Let’s think for a moment about a human brain. It is a highly complex structure in which we can perceive the existence of two clearly differentiated parts, the two cerebral hemispheres.

We also know that each of these hemispheres has some more specialized functions in different aspects , for example, speech being in the left hemisphere (generally) or having seen that while the right hemisphere is more holistic or global, the left hemisphere is more logical and analytical. However, these two hemispheres are not loose and separated from each other , but somewhere in the brain’s anatomy it is possible to find a point of union. This junction point is the so-called corpus callosum .

What is corpus callosum?

The corpus callosum is the main bundle of nerve fibers that connects both hemispheres of the brain. This structure is mainly made up of neural axons coated with myelin, thus forming part of the white substance of the brain. Within the white matter the corpus callosum is considered an interhemispheric commissure, as it connects and exchanges information between structures in the different hemispheres. There are other interhemispheric commissures in the human brain, but they are much smaller than the corpus callosum.

This structure is located in the midline of the brain, at the bottom of the interhemispheric fissure, and is mostly hidden from external observation as it is partially covered by the cortex. It is leaf or comma shaped, possessing different parts that connect different parts of the brain to each other .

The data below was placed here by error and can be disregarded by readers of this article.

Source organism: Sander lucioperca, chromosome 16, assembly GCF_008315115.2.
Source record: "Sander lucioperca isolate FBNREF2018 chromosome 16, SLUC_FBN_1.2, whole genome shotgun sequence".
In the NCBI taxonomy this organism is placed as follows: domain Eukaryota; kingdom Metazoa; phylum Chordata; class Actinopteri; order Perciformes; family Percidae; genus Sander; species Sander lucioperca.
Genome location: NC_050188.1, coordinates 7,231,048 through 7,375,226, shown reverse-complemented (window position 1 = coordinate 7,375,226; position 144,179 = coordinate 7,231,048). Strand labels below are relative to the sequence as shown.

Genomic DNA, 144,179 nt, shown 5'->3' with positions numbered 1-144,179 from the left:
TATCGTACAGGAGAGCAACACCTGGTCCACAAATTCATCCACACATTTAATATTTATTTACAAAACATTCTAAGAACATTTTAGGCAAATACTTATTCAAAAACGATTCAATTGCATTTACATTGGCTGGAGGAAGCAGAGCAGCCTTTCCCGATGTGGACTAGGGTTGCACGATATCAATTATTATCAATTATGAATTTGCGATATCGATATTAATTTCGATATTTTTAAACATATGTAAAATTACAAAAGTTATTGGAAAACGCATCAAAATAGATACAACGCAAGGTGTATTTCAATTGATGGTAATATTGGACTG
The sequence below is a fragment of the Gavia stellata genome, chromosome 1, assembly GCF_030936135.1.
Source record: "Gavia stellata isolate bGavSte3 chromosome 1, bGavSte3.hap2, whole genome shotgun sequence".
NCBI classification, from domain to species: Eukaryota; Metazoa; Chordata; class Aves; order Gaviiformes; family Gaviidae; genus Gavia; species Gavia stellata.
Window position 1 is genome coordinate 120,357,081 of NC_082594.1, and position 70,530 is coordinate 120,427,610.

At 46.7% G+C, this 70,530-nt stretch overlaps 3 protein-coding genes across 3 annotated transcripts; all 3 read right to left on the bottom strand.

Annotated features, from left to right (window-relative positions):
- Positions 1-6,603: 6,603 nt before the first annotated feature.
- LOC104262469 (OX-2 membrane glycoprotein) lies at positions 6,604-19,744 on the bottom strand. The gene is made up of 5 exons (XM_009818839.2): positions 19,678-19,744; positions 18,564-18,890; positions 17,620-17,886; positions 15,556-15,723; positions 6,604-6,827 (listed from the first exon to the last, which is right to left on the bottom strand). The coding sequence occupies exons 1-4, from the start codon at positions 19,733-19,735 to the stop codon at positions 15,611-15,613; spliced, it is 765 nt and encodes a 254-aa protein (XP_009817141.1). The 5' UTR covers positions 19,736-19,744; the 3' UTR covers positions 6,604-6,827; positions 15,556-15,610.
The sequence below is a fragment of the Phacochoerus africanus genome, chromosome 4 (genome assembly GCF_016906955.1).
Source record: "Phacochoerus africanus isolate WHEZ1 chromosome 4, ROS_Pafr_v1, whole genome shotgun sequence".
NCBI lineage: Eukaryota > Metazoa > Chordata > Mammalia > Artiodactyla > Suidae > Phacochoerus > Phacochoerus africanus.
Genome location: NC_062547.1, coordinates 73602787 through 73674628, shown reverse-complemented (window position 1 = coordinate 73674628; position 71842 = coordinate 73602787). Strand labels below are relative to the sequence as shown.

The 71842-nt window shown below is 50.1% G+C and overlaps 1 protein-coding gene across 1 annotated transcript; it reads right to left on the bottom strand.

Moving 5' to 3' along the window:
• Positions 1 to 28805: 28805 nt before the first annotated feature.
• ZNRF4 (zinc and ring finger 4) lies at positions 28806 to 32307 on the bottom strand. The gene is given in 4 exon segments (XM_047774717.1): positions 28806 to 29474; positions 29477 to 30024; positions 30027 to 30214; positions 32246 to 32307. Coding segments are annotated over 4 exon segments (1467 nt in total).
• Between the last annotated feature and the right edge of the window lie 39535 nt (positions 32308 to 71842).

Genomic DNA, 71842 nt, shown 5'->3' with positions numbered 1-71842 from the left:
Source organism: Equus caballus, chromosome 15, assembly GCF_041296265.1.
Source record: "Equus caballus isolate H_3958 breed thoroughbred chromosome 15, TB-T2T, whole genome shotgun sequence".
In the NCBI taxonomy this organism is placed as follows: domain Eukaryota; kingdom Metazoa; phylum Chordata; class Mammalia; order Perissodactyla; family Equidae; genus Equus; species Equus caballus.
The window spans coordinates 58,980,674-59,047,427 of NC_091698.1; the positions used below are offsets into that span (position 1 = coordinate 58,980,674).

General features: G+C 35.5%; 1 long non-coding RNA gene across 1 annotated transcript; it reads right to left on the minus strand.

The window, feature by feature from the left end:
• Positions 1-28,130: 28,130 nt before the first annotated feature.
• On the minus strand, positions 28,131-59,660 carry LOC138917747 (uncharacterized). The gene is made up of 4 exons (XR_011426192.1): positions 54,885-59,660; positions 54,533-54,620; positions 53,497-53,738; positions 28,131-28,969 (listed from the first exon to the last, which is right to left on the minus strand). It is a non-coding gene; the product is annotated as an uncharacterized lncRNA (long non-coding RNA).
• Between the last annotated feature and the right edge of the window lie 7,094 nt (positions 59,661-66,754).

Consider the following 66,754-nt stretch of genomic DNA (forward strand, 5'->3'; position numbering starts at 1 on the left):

The areas connected by this brain structure are mostly cortical areas, although there are some exceptions. Generally, subcortical structures are connected to other structures and commissures.

Parts of the corpus callosum

Although the corpus callosum is considered a single structure, it has traditionally been divided into several parts. Specifically, the corpus callosum could be divided into the following four sections .

1. Pico or rostrum

Located in the lower front part of the corpus callosum, it is the most anterior part of this structure. It is born from the terminal lamina and is connected to the optic chiasm.

2. Genuine or knee

This is the part of the corpus callosum that curves into the brain , first moving towards the frontal lobes to form into smaller forceps. The fibres of this part of the corpus callosum connect the prefrontal cortexes of the two hemispheres, allowing their information to be integrated .

3. Body

After the genuine or knee, is the body, which ends up thickening in the back. It connects to the septum and trigone , which is in turn an important connecting structure between regions of the brain, such as the thalamus, hippocampus and other areas of the limbic system.

4. Spline

The most posterior and final part of the corpus callosum is formed by the fibers that end up being associated with other projection and associative fibers. It connects with the occipital lobe to form the major forceps, and also links to the lateral ventricle to the point of forming one of its lower walls . It also connects with the pineal gland and the havenular commissure (which connects the havenular nuclei of both hemispheres).

Functions of this part of the brain